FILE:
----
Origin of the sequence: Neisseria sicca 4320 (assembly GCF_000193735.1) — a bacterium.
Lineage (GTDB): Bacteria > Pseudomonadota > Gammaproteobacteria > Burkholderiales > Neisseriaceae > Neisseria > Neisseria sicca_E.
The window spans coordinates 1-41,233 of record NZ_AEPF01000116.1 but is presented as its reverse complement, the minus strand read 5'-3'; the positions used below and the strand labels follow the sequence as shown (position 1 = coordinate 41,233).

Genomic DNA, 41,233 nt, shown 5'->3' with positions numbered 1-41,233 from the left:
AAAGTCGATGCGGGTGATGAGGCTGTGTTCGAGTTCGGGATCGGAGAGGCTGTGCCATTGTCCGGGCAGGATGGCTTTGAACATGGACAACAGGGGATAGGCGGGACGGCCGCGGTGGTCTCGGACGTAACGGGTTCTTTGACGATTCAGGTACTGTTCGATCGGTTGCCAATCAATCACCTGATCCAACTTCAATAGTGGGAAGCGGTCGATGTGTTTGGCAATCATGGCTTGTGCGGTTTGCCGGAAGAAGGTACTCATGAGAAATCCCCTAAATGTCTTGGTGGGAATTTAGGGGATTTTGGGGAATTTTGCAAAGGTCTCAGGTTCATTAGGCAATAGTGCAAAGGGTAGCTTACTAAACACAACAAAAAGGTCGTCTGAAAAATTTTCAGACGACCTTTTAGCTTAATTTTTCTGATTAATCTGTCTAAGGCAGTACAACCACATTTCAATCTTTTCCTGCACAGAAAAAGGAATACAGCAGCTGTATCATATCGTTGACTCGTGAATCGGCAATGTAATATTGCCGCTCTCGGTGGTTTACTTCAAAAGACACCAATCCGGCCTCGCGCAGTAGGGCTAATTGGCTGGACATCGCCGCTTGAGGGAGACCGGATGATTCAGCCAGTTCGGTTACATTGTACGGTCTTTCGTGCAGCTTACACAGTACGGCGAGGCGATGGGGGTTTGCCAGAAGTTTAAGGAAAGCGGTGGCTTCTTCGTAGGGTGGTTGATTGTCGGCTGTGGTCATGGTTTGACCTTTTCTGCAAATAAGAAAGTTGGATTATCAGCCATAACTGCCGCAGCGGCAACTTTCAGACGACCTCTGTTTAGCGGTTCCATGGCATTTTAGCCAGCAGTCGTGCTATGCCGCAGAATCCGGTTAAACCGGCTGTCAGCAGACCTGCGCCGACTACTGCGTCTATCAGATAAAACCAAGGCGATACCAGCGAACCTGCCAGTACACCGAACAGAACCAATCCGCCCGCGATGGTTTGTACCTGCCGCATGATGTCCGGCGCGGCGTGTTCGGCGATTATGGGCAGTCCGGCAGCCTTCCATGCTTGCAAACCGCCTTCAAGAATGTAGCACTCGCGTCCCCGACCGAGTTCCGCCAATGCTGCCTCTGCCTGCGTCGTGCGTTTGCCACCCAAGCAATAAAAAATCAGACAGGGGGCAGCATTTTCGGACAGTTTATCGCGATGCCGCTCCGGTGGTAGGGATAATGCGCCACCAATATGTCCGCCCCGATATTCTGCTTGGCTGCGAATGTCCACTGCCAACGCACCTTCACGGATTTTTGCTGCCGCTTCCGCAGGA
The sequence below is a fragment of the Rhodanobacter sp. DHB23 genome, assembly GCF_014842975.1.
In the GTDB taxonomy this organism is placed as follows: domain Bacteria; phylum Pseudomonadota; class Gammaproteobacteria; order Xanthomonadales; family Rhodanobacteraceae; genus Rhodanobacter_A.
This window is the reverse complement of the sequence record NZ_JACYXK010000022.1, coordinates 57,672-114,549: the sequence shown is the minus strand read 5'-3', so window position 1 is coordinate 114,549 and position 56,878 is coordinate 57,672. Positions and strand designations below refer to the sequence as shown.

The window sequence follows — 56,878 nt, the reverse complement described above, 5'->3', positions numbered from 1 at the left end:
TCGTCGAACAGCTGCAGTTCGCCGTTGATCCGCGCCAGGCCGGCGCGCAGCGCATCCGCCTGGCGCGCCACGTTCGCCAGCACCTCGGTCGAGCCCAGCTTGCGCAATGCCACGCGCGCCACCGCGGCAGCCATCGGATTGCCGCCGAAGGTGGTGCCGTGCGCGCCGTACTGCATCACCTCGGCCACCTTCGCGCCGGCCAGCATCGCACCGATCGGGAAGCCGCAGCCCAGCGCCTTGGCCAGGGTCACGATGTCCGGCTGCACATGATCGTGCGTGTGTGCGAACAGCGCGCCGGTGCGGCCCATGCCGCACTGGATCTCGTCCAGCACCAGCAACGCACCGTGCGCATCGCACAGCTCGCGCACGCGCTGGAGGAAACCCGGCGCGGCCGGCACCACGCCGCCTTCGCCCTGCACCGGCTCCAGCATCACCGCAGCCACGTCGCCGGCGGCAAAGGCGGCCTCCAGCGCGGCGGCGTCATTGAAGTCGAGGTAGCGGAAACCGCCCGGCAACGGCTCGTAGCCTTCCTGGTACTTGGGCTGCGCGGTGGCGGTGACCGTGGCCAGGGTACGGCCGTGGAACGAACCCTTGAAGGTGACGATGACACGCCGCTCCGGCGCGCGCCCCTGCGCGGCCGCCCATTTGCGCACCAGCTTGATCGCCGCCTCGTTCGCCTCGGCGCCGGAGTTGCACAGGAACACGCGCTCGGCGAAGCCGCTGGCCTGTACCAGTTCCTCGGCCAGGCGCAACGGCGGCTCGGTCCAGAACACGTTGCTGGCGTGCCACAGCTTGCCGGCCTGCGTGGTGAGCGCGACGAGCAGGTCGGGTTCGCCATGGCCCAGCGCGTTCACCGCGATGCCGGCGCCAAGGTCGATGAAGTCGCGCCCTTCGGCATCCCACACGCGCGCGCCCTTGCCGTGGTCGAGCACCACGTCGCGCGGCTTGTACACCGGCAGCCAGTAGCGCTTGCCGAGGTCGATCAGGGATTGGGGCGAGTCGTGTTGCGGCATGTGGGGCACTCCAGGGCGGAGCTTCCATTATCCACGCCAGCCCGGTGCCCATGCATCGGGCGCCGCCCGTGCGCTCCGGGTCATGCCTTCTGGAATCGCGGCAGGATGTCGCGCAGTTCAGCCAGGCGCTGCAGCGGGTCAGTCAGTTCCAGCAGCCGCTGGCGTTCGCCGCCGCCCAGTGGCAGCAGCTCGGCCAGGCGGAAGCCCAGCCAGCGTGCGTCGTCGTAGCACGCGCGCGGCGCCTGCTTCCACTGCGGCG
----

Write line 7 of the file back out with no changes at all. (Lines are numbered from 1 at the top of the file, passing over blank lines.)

In the GTDB taxonomy this organism is placed as follows: domain Bacteria; phylum Pseudomonadota; class Gammaproteobacteria; order Xanthomonadales; family Rhodanobacteraceae; genus Rhodanobacter_A.